I’ve been in recruiting now for a year. As of one year, I have made no cold calls (so if you want my help, you will have to contact me). I have placed lawyers only in firms I admire. As a result, I have passed several opportunities to make placements.

I was recently asked: What is my “sweet spot” for lawyer placements?

It is not the lawyer already generating millions in business unless I coached that lawyer when he or she was a young partner or associate.

I like working with the highly motivated young lawyers who in the right setting are capable of generating more business and feeling more fulfilled in their careers.

When I was coaching lawyers I worked with dozens of senior associates and junior partners in large law firms who now have some clients but could take control of their future and develop much more business in a more entrepreneurial law firm.

 

Over the last year, several of the young law firm partners who sought my help told me they did not feel they were being fairly compensated.

Some time ago while working out I was listening to Daniel Pink’s book Drive. One of the parts I listened to was a discussion of fair compensation both internally and externally.

It’s funny, I never thought about whether I was fairly compensated until I learned what my partners were being paid and when other firms offered me substantially more money to join their firm. They say that ignorance is bliss and that was surely true for me.

Even if your law firm strives to keep it secret, you will learn what your colleagues are making. One way or another you will also figure out what lawyers are making in other firms.

With that knowledge, you will then evaluate whether you are being fairly compensated.

In 2003, the year before I left my law firm, two huge international law firms made offers to me that were more than $200,000 than I was making at the time. You might ask why didn’t I join either of those firms. While the money was great, I believed I would be giving up control of my destiny.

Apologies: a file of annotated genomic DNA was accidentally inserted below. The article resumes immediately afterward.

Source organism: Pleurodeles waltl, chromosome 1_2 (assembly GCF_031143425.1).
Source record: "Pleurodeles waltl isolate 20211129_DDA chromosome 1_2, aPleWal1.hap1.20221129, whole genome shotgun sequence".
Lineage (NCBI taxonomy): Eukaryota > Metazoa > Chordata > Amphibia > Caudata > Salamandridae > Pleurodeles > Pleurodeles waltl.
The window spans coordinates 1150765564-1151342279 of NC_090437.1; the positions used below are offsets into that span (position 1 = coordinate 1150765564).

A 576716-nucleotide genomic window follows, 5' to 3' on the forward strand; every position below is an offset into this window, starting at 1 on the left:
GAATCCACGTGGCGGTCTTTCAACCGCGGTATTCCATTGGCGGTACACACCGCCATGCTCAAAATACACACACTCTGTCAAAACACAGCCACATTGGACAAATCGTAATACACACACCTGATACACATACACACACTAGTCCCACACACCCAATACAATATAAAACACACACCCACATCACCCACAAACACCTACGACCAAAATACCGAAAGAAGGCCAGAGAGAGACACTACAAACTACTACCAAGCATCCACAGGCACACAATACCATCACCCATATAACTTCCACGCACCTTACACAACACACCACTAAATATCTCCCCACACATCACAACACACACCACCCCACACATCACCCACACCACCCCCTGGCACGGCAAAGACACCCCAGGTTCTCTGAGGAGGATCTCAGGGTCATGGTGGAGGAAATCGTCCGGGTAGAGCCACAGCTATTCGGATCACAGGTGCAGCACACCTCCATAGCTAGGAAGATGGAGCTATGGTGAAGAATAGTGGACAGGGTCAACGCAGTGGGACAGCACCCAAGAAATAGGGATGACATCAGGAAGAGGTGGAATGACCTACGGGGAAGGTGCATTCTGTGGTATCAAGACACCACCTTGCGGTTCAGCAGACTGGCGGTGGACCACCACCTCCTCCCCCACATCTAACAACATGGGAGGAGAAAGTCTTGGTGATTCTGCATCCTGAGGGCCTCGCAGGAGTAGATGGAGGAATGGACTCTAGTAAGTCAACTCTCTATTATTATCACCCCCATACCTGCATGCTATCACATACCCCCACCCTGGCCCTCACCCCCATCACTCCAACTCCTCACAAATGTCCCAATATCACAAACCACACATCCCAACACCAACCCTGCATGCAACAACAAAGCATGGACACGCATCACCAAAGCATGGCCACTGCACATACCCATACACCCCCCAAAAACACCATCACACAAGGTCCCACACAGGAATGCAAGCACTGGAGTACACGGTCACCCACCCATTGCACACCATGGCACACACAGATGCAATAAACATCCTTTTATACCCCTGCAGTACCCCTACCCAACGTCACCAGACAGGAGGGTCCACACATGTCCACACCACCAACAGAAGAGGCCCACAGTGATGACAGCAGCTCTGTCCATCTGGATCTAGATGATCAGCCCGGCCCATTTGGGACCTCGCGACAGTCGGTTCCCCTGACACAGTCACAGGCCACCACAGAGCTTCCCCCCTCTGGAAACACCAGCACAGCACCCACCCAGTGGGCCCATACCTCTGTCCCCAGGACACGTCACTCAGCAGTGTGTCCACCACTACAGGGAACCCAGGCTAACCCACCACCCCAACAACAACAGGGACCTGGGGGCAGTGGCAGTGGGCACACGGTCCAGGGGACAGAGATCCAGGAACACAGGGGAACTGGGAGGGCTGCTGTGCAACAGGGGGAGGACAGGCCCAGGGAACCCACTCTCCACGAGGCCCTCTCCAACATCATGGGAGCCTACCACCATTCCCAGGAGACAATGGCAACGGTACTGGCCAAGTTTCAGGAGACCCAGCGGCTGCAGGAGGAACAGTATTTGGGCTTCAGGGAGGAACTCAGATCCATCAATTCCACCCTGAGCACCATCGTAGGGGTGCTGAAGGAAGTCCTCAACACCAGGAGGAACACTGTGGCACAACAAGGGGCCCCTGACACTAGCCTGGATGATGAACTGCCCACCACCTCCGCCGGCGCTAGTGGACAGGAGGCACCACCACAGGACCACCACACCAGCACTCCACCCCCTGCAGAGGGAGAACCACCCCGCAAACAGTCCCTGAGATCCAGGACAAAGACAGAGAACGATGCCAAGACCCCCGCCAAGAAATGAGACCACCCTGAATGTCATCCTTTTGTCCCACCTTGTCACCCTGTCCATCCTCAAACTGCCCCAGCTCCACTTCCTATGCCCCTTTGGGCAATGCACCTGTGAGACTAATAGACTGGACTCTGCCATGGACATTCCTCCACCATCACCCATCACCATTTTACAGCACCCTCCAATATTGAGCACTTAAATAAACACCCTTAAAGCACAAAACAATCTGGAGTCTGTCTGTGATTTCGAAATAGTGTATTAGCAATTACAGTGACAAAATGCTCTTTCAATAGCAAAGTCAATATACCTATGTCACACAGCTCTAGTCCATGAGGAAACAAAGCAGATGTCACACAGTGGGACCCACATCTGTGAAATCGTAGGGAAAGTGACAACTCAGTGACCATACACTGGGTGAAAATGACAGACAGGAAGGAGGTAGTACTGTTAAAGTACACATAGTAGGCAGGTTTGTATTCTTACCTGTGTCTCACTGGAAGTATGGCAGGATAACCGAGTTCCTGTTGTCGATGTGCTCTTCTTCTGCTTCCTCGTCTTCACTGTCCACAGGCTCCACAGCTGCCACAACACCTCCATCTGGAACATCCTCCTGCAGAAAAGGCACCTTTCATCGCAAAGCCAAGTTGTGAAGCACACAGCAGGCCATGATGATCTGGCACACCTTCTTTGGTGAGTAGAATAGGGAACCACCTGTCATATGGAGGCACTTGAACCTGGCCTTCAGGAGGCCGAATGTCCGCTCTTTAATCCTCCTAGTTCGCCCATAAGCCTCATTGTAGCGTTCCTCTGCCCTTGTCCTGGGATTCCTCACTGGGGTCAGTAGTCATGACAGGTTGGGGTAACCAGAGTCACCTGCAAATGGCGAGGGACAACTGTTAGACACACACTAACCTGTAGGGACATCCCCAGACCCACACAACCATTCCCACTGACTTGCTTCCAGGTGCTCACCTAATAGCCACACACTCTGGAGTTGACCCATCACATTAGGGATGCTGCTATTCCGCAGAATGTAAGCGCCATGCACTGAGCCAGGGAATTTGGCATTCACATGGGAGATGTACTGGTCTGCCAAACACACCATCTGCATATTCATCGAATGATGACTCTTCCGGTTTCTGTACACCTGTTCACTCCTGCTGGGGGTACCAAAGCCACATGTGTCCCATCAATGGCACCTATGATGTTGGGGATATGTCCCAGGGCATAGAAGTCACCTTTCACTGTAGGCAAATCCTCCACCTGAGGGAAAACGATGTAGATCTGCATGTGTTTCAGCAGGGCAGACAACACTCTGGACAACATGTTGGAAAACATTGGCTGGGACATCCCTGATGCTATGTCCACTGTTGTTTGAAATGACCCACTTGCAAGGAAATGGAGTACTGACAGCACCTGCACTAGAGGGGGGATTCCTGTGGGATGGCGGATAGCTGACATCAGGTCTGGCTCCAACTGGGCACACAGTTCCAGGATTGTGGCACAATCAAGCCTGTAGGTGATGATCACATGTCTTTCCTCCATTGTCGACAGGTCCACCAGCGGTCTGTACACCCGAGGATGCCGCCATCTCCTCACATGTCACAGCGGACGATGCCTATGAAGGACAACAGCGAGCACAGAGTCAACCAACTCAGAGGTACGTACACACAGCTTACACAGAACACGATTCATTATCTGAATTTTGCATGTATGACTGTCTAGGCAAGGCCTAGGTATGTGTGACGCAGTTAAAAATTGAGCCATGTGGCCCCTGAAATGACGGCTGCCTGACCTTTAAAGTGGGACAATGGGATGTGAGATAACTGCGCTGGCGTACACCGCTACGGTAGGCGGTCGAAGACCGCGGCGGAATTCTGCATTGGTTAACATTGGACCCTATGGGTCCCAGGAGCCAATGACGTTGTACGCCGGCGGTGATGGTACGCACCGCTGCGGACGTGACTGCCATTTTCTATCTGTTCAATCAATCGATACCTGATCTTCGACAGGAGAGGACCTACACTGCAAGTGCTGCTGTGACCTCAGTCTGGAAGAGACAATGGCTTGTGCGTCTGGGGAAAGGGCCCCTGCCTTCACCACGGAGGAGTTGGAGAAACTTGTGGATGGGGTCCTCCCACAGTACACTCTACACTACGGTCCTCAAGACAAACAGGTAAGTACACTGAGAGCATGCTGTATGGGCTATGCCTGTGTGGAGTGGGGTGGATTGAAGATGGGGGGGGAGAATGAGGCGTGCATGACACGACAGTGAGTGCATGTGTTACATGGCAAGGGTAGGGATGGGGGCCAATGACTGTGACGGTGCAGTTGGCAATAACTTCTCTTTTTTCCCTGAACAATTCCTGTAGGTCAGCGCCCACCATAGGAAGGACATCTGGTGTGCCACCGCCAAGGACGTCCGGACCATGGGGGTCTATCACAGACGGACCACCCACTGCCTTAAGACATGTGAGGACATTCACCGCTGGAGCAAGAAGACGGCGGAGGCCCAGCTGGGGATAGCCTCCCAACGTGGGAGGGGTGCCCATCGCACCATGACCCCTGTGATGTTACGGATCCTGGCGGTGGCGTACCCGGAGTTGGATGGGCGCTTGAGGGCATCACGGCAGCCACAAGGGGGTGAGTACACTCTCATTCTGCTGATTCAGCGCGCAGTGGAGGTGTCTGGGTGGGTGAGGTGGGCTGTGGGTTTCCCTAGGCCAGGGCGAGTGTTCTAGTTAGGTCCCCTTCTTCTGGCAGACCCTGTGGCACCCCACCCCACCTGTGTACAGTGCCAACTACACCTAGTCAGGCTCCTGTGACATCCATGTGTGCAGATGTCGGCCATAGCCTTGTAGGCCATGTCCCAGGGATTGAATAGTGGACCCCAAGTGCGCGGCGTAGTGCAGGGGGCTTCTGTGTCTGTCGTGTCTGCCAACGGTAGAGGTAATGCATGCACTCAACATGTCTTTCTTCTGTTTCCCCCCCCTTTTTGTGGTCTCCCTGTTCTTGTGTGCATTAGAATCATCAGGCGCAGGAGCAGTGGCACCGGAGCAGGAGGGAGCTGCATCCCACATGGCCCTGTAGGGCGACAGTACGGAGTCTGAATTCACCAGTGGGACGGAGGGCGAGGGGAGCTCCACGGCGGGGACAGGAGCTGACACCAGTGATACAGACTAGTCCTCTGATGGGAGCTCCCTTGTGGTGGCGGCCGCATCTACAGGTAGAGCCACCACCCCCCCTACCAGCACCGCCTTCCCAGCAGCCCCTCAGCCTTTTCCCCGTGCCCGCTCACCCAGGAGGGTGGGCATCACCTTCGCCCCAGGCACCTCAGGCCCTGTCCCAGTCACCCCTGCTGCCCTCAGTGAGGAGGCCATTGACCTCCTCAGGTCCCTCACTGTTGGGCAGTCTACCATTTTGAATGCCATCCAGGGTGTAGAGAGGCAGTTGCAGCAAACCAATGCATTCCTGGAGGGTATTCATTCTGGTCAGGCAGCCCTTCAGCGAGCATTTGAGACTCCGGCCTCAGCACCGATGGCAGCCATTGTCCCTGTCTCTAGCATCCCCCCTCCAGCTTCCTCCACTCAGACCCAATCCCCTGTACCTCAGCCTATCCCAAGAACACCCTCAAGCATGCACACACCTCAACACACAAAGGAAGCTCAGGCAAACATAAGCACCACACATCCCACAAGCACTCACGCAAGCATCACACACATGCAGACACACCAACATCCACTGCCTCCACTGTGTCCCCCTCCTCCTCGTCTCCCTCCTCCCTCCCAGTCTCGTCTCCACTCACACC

In my year of recruiting, I have never placed a lawyer in a firm where I believed the lawyer would be giving up control of his or her destiny. If all you are looking for is the firm that will pay you the most money, don’t call on me. I don’t want to place any lawyer in a firm they will likely leave just a few years later.

Here are some things you might want to know about a firm you are considering:

  • Does the law firm adjust compensation every year?  If your potential firm adjusts compensation every year, you and several of your new partners will find a reason to feel they are not fairly compensated.
  • Does the law firm you are considering have significant intervals between the levels of partner compensation? If your potential firm’s intervals are as low as $5000-$10,000, you and your new partners might easily get upset about a colleague making $5000 more than you. It is harder to be upset when the difference is $50,000
  • Do you understand the criteria your potential firm is to establish compensation?
  • Is your compensation competitive with other firms that would like to have you?
  • Does your potential firm adequately compensate its junior partners? If not, you will have a problem finding lawyers to help you.).

Do you feel you are fairly compensated in your present law firm? Do you feel like you have the maximum opportunity to choose your destiny, take control of your future, and achieve what motivates you in your career?